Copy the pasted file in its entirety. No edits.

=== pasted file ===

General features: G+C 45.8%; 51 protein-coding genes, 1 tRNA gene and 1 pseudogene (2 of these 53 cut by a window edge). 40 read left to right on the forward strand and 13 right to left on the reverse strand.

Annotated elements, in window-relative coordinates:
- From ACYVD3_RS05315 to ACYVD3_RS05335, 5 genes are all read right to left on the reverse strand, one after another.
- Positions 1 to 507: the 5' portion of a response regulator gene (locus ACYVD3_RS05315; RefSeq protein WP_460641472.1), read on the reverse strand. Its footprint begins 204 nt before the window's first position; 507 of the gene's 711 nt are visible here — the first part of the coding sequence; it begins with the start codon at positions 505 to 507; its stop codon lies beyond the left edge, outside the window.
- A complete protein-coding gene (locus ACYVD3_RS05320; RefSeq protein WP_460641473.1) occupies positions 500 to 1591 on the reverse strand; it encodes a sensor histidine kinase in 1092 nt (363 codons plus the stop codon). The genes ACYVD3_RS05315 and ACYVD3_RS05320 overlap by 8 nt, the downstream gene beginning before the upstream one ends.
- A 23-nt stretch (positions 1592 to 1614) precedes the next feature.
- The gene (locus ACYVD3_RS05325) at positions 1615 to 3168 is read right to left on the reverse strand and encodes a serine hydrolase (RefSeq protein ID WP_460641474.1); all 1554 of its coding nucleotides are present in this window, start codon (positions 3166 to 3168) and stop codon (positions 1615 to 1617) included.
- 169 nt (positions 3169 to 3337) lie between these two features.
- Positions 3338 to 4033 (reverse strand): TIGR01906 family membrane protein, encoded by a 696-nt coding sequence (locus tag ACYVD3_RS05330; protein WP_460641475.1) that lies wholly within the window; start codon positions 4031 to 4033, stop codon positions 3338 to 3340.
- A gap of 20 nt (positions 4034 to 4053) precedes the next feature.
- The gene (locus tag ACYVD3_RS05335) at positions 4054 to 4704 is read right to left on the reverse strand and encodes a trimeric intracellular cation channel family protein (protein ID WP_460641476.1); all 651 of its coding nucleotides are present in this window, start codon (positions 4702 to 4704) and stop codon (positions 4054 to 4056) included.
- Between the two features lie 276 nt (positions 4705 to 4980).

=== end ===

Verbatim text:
General features: G+C 45.8%; 51 protein-coding genes, 1 tRNA gene and 1 pseudogene (2 of these 53 cut by a window edge). 40 read left to right on the forward strand and 13 right to left on the reverse strand.

Annotated elements, in window-relative coordinates:
- From ACYVD3_RS05315 to ACYVD3_RS05335, 5 genes are all read right to left on the reverse strand, one after another.
- Positions 1 to 507: the 5' portion of a response regulator gene (locus ACYVD3_RS05315; RefSeq protein WP_460641472.1), read on the reverse strand. Its footprint begins 204 nt before the window's first position; 507 of the gene's 711 nt are visible here — the first part of the coding sequence; it begins with the start codon at positions 505 to 507; its stop codon lies beyond the left edge, outside the window.
- A complete protein-coding gene (locus ACYVD3_RS05320; RefSeq protein WP_460641473.1) occupies positions 500 to 1591 on the reverse strand; it encodes a sensor histidine kinase in 1092 nt (363 codons plus the stop codon). The genes ACYVD3_RS05315 and ACYVD3_RS05320 overlap by 8 nt, the downstream gene beginning before the upstream one ends.
- A 23-nt stretch (positions 1592 to 1614) precedes the next feature.
- The gene (locus ACYVD3_RS05325) at positions 1615 to 3168 is read right to left on the reverse strand and encodes a serine hydrolase (RefSeq protein ID WP_460641474.1); all 1554 of its coding nucleotides are present in this window, start codon (positions 3166 to 3168) and stop codon (positions 1615 to 1617) included.
- 169 nt (positions 3169 to 3337) lie between these two features.
- Positions 3338 to 4033 (reverse strand): TIGR01906 family membrane protein, encoded by a 696-nt coding sequence (locus tag ACYVD3_RS05330; protein WP_460641475.1) that lies wholly within the window; start codon positions 4031 to 4033, stop codon positions 3338 to 3340.
- A gap of 20 nt (positions 4034 to 4053) precedes the next feature.
- The gene (locus tag ACYVD3_RS05335) at positions 4054 to 4704 is read right to left on the reverse strand and encodes a trimeric intracellular cation channel family protein (protein ID WP_460641476.1); all 651 of its coding nucleotides are present in this window, start codon (positions 4702 to 4704) and stop codon (positions 4054 to 4056) included.
- Between the two features lie 276 nt (positions 4705 to 4980).